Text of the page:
- Can I get a combined consent order divorce? If you and your ex-partner have agreed on how your financial assets and liabilities are to be separated and if you are not yet divorced you can get a consent order alongside your divorce – See Managed Divorce & Clean Break Consent Order for £499
What can be included in a consent order?
Anything in relation to your financial situation can be included in a consent order.
The court has powers to make orders for;
- Spousal/Child Maintenance
- Property sale and transfer
- The payment of lump sums of money
- Division/split of pensions
- Debt provision
- Division/split of personal belongings
Anything the court cannot specifically order can be dealt with by way of what is called an undertaking, which is a promise to the court to do something.
If this undertaking is broken the court can enforce it using contempt of court rules.
The advantages of agreeing on your finances
The main advantage is that you don’t need to go to court and argue your case before a judge, which is highly stressful and expensive!
- The agreement is amicable – If you can agree on the division of assets without needing solicitors, it can save you time, money and stress.
- No need for a court hearing – In most cases, there’s no need to attend a court hearing, especially if things are amicable and a fair split has been achieved.
- The process is quick – You should obtain your consent order within 3-5 weeks. If financial matters are drawn out, it can take years.
As long as both parties agree and the order is generally fair, the judge will grant the consent order without the need for any further hearings or correspondence.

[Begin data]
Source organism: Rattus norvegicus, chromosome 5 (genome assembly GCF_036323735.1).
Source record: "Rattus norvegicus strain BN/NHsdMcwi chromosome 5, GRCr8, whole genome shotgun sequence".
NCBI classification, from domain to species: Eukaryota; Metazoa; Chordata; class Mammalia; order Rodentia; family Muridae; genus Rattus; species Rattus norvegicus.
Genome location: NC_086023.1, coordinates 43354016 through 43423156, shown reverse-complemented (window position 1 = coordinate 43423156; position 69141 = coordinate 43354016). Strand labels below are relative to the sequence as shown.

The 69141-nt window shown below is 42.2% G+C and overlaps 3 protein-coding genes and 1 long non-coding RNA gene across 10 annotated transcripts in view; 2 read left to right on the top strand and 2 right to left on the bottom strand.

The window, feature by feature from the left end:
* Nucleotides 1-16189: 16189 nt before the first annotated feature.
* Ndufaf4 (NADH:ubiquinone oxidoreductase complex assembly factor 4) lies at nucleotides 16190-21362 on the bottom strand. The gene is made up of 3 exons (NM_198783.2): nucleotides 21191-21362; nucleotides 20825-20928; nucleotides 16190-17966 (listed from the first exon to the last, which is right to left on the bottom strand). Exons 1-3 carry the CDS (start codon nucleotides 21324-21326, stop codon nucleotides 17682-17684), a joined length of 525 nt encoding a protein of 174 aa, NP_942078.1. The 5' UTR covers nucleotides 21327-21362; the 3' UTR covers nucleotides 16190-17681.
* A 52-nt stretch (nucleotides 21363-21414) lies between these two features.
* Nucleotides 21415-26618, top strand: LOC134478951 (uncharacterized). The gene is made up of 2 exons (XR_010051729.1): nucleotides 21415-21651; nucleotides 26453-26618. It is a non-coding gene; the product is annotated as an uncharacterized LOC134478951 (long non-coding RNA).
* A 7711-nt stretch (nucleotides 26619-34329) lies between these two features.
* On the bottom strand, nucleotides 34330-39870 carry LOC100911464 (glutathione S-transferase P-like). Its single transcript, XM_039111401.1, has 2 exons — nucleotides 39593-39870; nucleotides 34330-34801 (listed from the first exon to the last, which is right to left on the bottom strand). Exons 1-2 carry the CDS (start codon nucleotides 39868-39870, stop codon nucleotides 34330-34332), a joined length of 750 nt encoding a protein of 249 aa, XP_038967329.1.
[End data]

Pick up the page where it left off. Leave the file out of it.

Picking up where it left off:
If the judge thinks the order is unbalanced, they will usually ask the parties to write in and explain how they came to the order, and on rare occasions, they may ask the parties to attend a short hearing to make sure that both parties have entered into the consent order with full understanding.
In some cases, typically in short marriages, you can achieve a clean break, which is where both parties can live financially independently.
Do I actually need a consent order?
If you are selling or transferring a property, making a pension sharing order, or paying a lump sum of money then you are advised to obtain a consent order to make the agreement legally binding, ensuring the other party carries out what they have agreed.
Also, you will want to make sure that neither of you can go back to court at a later date and try and claim more money, which a consent order prevents as it legally severs your financial relationship.
The court will insist on full and frank financial disclosure before approving any order, so it’s worth getting legal advice before starting the process to ensure the agreement you’ve reached is likely to be approved.
We’ve seen it all too often when financial matters are put off and it, unfortunately, comes back to bite one party later down the line.
Obtaining a financial court order following your divorce will ensure that the contents of the agreement are carried out.
So for example, to be sure maintenance payments are made or the house is sold and both parties receive the right share, you are advised to obtain a financial order as this will guarantee these outcomes.
In summary, there are no benefits to drafting your own consent order. You’ll spend hours on end trying to understand legal terms all for a Judge to reject it. Yes, consent orders can be rejected by a Judge.
Don’t break the bank and spend thousands having a local solicitor draft the agreement for you.
Use a simpler, more affordable service and save £100s in the process.
Solicitor Drafted Consent Order Agreement – £399
If you have a formal agreement in place with your ex-partner and wish to formalise it into a legally binding court order without spending thousands, our online services are ideal for you.